CRPE's Robin Lake, Betheny Gross, and Paul Hill will be featured speakers at "The Urban Education Future?" - Lessons from New Orleans 10 Years after Hurricane Katrina conference, hosted by the Education
This report examines how six school systems tried to address the academic consequences of disrupted learning in the 2020-2021 school year.
This report provides key lessons for states seeking to make improvements in districts and schools navigating a transition to local control.
Three new briefs assess the impact of California charter schools on school districts.
This essay lays out a theory of integrated “light governance” of local schools, colleges, learning pathways, and special courses.
This essay explores what it would take to ensure that personalized and weighted funding follows students across multiple learning experiences.
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Join CRPE's Paul T. HIll and Ashley E. Jochim as they discuss their new book, A Democratic Constitution for Public Education.
This webinar provides a deep dive into the portfolio strategy, the importance of school autonomy within a district context, and the conditions that make a district a promising choice for Carnegie Corporation of New York's "Opportunity by Design" initiative.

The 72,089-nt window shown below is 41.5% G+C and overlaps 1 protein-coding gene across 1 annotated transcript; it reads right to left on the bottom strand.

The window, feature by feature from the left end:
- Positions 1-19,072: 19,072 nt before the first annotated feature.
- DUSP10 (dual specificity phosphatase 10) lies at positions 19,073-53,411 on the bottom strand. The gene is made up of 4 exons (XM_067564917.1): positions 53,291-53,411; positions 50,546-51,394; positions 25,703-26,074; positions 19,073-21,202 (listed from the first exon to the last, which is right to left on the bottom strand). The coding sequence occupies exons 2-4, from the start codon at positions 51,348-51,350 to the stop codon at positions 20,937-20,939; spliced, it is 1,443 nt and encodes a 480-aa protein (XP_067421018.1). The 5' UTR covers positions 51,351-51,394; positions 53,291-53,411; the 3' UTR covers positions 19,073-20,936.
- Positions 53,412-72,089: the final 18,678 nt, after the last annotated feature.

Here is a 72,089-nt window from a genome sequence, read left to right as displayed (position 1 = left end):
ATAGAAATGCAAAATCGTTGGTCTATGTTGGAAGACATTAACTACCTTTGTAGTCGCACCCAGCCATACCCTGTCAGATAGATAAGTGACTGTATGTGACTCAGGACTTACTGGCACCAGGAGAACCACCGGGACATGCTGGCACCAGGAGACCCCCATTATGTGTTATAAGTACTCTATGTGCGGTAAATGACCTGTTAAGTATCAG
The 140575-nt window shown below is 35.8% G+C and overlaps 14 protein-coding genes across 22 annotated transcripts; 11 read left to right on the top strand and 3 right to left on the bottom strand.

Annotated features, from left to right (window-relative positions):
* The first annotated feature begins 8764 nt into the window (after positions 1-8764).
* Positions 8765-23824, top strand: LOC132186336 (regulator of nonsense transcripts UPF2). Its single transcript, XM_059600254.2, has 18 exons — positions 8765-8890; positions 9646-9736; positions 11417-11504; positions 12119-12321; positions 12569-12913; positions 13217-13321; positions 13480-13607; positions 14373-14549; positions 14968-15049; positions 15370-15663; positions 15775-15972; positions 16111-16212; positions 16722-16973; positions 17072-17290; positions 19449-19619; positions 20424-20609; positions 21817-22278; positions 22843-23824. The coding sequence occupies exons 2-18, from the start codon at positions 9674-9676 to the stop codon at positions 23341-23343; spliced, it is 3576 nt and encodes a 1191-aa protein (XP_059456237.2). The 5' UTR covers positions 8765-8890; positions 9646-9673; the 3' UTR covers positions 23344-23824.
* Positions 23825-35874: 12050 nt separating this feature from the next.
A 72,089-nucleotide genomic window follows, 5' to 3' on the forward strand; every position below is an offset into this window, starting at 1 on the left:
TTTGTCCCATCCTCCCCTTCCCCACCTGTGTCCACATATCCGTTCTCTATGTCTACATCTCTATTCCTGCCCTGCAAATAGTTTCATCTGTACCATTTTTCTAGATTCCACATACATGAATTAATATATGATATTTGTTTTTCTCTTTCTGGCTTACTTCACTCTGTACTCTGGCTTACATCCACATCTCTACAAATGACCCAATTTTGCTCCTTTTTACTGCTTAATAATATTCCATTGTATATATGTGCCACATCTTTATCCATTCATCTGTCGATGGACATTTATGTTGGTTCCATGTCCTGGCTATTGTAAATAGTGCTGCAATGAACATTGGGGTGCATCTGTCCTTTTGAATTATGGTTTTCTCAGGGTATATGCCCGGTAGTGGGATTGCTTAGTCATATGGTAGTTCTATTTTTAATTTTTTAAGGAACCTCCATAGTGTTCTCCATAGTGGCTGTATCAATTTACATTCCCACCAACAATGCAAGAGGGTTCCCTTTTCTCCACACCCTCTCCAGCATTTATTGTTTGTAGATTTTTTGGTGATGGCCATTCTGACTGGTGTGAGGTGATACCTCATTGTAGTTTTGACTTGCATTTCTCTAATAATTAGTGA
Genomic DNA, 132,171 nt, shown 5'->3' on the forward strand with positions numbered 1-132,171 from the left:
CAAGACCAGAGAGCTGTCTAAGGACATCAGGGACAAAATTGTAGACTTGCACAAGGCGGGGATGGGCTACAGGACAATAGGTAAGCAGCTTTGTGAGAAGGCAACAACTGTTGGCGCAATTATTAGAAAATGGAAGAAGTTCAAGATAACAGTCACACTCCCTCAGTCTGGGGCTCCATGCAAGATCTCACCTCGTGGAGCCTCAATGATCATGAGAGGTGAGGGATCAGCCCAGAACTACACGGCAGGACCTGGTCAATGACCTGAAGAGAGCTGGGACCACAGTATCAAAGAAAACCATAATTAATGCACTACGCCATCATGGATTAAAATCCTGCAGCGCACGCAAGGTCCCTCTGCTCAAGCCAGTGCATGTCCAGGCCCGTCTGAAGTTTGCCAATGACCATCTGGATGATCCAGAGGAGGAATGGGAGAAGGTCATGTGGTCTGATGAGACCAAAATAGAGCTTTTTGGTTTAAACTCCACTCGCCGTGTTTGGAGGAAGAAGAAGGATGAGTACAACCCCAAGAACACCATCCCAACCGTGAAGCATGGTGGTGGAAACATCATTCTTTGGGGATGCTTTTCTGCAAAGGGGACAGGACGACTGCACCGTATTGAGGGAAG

Several CRPE researchers are presenting at the 2013 annual conference of the American Educational Research Association in San Francisco.
Paul Hill will be a key issue speaker at the 2nd Annual International School Choice and Reform Academic Conference, presented by the Journal of School Choice.
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Paul Hill is quoted in Education Week on the challenges of local control.
Paul Hill is quoted in US Patch on increasingly policial school board meetings amid the pandemic.
Paul Hill is quoted in The Hechinger Report on lessons schools can take from post-Katrina New Orleans.
Paul Hill is quoted in The 74 on teachers unions impacting districts' reopening plans.
Paul Hill and Heather Schwartz write how different stakeholders can use pandemic-related momentum to make online learning a common staple of public schooling.
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How do we change the incentives of education system leaders so they optimize responsiveness, not stability?
Rigor and quality in teaching core subjects can fill the void caused by ideological conflict.
Except for pandemic safety issues, which schools must manage, K–12 education is the wrong forum for culture war factions to fight through their differences.
The downsides of the rush to jam everyone back into classrooms are evident.
District leaders who seek more profound and radical changes—some of which aim to fundamentally upend the education system—will face even bigger challenges with acceptance and support.
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